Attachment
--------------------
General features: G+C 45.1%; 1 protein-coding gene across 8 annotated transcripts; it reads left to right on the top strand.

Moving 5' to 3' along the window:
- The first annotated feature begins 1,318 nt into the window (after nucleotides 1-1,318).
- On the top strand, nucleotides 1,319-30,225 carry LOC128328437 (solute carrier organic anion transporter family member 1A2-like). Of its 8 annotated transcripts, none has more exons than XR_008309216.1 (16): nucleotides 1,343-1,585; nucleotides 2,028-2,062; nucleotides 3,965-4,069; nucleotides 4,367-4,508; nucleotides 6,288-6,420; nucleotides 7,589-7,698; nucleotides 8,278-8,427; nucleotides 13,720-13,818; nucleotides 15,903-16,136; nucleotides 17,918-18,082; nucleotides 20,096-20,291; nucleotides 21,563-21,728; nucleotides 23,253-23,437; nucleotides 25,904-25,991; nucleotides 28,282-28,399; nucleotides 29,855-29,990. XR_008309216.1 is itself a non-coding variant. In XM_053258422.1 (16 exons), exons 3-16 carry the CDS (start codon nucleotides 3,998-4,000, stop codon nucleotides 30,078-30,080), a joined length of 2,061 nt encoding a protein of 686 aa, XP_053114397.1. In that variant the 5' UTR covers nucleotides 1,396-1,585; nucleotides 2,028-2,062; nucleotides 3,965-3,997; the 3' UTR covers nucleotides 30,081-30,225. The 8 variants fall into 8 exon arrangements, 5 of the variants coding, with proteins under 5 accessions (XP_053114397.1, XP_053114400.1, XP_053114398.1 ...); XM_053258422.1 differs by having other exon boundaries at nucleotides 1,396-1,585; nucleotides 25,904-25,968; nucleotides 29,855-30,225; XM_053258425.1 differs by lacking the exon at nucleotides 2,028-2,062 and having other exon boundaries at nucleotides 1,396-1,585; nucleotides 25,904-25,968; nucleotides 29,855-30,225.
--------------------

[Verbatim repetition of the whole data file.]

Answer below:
General features: G+C 45.1%; 1 protein-coding gene across 8 annotated transcripts; it reads left to right on the top strand.

Moving 5' to 3' along the window:
- The first annotated feature begins 1,318 nt into the window (after nucleotides 1-1,318).
- On the top strand, nucleotides 1,319-30,225 carry LOC128328437 (solute carrier organic anion transporter family member 1A2-like). Of its 8 annotated transcripts, none has more exons than XR_008309216.1 (16): nucleotides 1,343-1,585; nucleotides 2,028-2,062; nucleotides 3,965-4,069; nucleotides 4,367-4,508; nucleotides 6,288-6,420; nucleotides 7,589-7,698; nucleotides 8,278-8,427; nucleotides 13,720-13,818; nucleotides 15,903-16,136; nucleotides 17,918-18,082; nucleotides 20,096-20,291; nucleotides 21,563-21,728; nucleotides 23,253-23,437; nucleotides 25,904-25,991; nucleotides 28,282-28,399; nucleotides 29,855-29,990. XR_008309216.1 is itself a non-coding variant. In XM_053258422.1 (16 exons), exons 3-16 carry the CDS (start codon nucleotides 3,998-4,000, stop codon nucleotides 30,078-30,080), a joined length of 2,061 nt encoding a protein of 686 aa, XP_053114397.1. In that variant the 5' UTR covers nucleotides 1,396-1,585; nucleotides 2,028-2,062; nucleotides 3,965-3,997; the 3' UTR covers nucleotides 30,081-30,225. The 8 variants fall into 8 exon arrangements, 5 of the variants coding, with proteins under 5 accessions (XP_053114397.1, XP_053114400.1, XP_053114398.1 ...); XM_053258422.1 differs by having other exon boundaries at nucleotides 1,396-1,585; nucleotides 25,904-25,968; nucleotides 29,855-30,225; XM_053258425.1 differs by lacking the exon at nucleotides 2,028-2,062 and having other exon boundaries at nucleotides 1,396-1,585; nucleotides 25,904-25,968; nucleotides 29,855-30,225.